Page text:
Slipstream: Reimagining Classic Arcade Racing by a Solo Brazilian Developer


  • Conceived and created by a solo developer.
  • Unique mechanics for an arcade racing game.
  • Integrated soundtrack inspired by the gameplay.

Learning to make games and realizing that it was possible to make a living from it

My name is Sandro de Paula, from Brazil, and I’ve wanted to be a game developer since I was a child. I had my first real exposure to game development tools when I was 14 years old, but back then it didn’t seem like a viable career path for me. There weren’t many opportunities in my country, so I decided to pursue other interests, such as music and journalism. Around 2012, when the first wave of commercially successful indie games occurred internationally, I was convinced that it was now possible to do it as a solo developer and started working on it more seriously, learning and experimenting. My first “real” project was a pixel art mobile runner game called meow sushi nightreleased for Android in 2014, and then I started working on wake shortly after

meow sushi time yet

The origins of the wake

This may be unexpected, but the idea behind wake It started out as a simple technical curiosity. I had recently finished meow sushi night and I felt like I understood how the 2D graphics worked reasonably well, but I kept asking myself, “How did those classic racing games create a 3D perspective on pure 2D hardware?” I did some research and was immediately fascinated by the pseudo-3D technique, decided to try making my own implementation and the project grew from there. I had played some classic racing games before, like Outrun, F-zero and top teambut it didn’t really become a passion until I started working on wake. Many racing games focus on creating a realistic physical simulation of how cars work, but the racing genre also lends itself very well to a more stylized and expressive approach, and that’s the direction I tried to go. I wanted to give people the fantasy of a colorful road trip around the world, like Outrun did then.

developer on the computer
Sandro playing with one of the early Slipstream prototypes, in May 2015

The Evolution of Mechanics. What makes Slipstream a different arcade racing game?

I think drift and wake have always been essential to the game. The first demo I posted back in 2015 had neither, and the gameplay felt too basic and basic back then. Despite being the name of the game, the wake mechanic wasn’t there from the start, but it was a natural fit. The ideas for both drift and wake were inspired by OutRun 2006/Coast 2 Coastwhich was an attempt by Sega to modernize the gameplay of the original. Outrun. I don’t really like the manual transmission mechanic in old racing games, manually shifting gears in an unrealistic racer isn’t much fun so I never considered using that as a mechanic but the game still needed something for the player to do in addition to accelerating and turning. . Rewind was the most recent addition to the core mechanic, and I think it was a good one, it gives the player a strategic opportunity to retry a difficult turn or undo a block. All the mechanics added very naturally, I didn’t plan too much, I just tried things and iterated until I found it fun or satisfying.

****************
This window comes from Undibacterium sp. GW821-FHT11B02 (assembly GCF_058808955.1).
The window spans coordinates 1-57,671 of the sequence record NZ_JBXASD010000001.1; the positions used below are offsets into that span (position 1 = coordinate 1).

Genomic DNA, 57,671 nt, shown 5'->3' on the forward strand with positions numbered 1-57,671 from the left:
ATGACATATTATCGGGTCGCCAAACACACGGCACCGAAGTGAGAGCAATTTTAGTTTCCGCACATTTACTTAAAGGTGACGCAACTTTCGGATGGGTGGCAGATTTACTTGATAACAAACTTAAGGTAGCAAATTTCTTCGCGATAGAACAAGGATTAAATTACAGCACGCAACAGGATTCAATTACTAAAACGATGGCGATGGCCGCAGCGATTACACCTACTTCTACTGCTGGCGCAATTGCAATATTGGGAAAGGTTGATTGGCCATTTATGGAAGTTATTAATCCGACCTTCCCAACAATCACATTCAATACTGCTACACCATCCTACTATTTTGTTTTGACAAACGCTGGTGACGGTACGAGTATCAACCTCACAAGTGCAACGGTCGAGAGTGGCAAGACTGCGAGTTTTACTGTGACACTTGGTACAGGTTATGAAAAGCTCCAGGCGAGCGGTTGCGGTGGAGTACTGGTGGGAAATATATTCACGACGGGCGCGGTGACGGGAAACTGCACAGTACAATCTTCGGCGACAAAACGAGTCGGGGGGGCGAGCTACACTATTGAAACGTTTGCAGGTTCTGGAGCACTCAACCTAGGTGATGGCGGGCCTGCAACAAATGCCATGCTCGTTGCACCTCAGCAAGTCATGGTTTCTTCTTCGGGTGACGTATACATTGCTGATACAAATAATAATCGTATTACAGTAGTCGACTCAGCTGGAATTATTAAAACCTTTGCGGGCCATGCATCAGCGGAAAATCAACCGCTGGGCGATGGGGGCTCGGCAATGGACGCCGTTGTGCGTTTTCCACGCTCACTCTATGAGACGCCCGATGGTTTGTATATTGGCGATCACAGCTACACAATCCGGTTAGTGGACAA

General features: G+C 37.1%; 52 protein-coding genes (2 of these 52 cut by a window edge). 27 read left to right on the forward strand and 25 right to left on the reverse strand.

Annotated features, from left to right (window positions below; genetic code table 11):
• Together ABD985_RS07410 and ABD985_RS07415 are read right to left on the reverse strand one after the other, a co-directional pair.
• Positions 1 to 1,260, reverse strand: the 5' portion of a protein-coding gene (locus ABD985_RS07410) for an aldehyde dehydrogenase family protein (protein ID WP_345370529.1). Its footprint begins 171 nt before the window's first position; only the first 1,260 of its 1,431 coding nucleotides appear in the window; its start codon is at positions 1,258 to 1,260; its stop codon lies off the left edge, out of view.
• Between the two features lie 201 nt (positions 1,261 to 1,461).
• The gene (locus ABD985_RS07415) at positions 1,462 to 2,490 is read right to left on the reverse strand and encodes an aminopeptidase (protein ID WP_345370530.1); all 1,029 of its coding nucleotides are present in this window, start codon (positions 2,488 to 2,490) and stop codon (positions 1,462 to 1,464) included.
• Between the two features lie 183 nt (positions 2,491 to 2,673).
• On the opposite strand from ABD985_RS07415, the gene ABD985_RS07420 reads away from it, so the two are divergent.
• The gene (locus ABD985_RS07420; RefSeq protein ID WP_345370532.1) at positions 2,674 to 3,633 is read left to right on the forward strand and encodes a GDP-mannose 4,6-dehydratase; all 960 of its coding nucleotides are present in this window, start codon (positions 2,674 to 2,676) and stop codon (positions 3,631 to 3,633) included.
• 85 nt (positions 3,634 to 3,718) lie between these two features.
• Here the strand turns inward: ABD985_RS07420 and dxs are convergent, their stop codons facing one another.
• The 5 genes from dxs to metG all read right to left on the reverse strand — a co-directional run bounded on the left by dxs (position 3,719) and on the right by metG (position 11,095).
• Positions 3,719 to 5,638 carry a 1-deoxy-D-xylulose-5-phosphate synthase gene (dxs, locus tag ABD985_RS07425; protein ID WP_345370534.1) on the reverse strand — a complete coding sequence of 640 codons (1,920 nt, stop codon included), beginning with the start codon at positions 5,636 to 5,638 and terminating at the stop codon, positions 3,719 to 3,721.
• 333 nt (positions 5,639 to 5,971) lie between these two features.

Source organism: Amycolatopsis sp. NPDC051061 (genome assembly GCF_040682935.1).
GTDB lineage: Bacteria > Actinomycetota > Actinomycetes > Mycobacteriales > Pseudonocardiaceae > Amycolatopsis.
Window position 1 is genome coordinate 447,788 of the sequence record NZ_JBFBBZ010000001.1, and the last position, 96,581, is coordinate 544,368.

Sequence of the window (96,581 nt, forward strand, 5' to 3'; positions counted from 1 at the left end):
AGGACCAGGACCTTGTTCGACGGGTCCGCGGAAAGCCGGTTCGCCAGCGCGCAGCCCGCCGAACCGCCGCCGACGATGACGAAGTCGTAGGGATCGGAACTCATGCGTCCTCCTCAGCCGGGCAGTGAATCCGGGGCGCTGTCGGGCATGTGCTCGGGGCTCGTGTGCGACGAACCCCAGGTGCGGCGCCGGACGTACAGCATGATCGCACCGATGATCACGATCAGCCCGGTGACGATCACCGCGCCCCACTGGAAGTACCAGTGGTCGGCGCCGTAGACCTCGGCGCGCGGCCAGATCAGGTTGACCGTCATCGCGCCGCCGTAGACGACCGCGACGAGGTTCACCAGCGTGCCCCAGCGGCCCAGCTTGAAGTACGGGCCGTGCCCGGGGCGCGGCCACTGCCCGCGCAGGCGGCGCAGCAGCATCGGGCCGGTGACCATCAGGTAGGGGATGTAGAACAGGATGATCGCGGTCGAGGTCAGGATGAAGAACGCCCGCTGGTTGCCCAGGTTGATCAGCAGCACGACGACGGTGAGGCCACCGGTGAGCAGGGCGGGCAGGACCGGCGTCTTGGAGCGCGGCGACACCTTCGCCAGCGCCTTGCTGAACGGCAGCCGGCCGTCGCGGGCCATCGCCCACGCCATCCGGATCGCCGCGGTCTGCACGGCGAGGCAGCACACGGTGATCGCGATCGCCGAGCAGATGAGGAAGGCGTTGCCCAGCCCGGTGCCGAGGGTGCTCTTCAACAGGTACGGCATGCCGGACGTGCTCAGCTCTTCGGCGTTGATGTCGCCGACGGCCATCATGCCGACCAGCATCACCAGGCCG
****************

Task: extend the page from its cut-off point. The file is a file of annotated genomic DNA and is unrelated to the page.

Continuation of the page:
shot at sunset

The Slipstream soundtrack and its inspirations.

the soundtrack in wake It is a very characteristic part of the game. It was created by my friend and collaborator from the US, Stefan Moser, aka Effoharkay, who also did the soundtrack for my meow sushi night. The soundtrack was created in parallel with the game, so it had a lot of direct influence on how the game turned out. At times, I felt like I was creating a game for the soundtrack, rather than the other way around. The game definitely wouldn’t be the same without those songs. From my perspective, it’s a mix of influences, from 80’s synthpop, vaporwave and 2010’s synthwave to jazz fusion and eurobeat. The soundtrack is a diegetic part of the game, it’s the music you play in the car while driving, so it’s not made to fit into a particular track or place, but to set the atmosphere and tone of the game as a whole. . .

sound technology

the music for wake it was compounded throughout development, which was great because the requirements, inspirations and references kept changing,” says Stefan. “In the beginning we were really into synthwave/synthpop that was popular between 2009 and 2015. Then of course Outrun and other classic driving games/sims entered the mix. Eventually we got to vaporware, eurobeat, jazz fusion, etc. The idea of ​​having a radio playing the music from the car made it quite easy to imagine the game as an album rather than a soundtrack.” As for media references and inspiration, Stefan says, “I remember the hard hitters like Drive and Outrun, but at the time I remember trying to look very closely at the art, composing the game and trying to feel invigorated from that. As for other artists, I was listening a lot to Com Truise, Electric Youth, Jean Luc Ponty, Cassiopeia and many more at the time.”

With an excellent soundtrack and gameplay mechanics that distill classic arcade racing games into the modern arena, I look forward to wake combines nostalgia and challenging gameplay for loads of fun, and it’s out now on Xbox!

xbox live





Slipstream is a racing game inspired by the images, music, games, and cars of the late 1980s and early 1990s. It is built with an authentic retro feel and unique graphics. The soundtrack, drawing on synthpop and jazz fusion influences, sets the tone for a race through a variety of exotic locations around the world, including cities, deserts, forests, mountains, and beaches. Drift and slipstream mechanics add depth to the driving game, resulting in a challenging and exciting experience.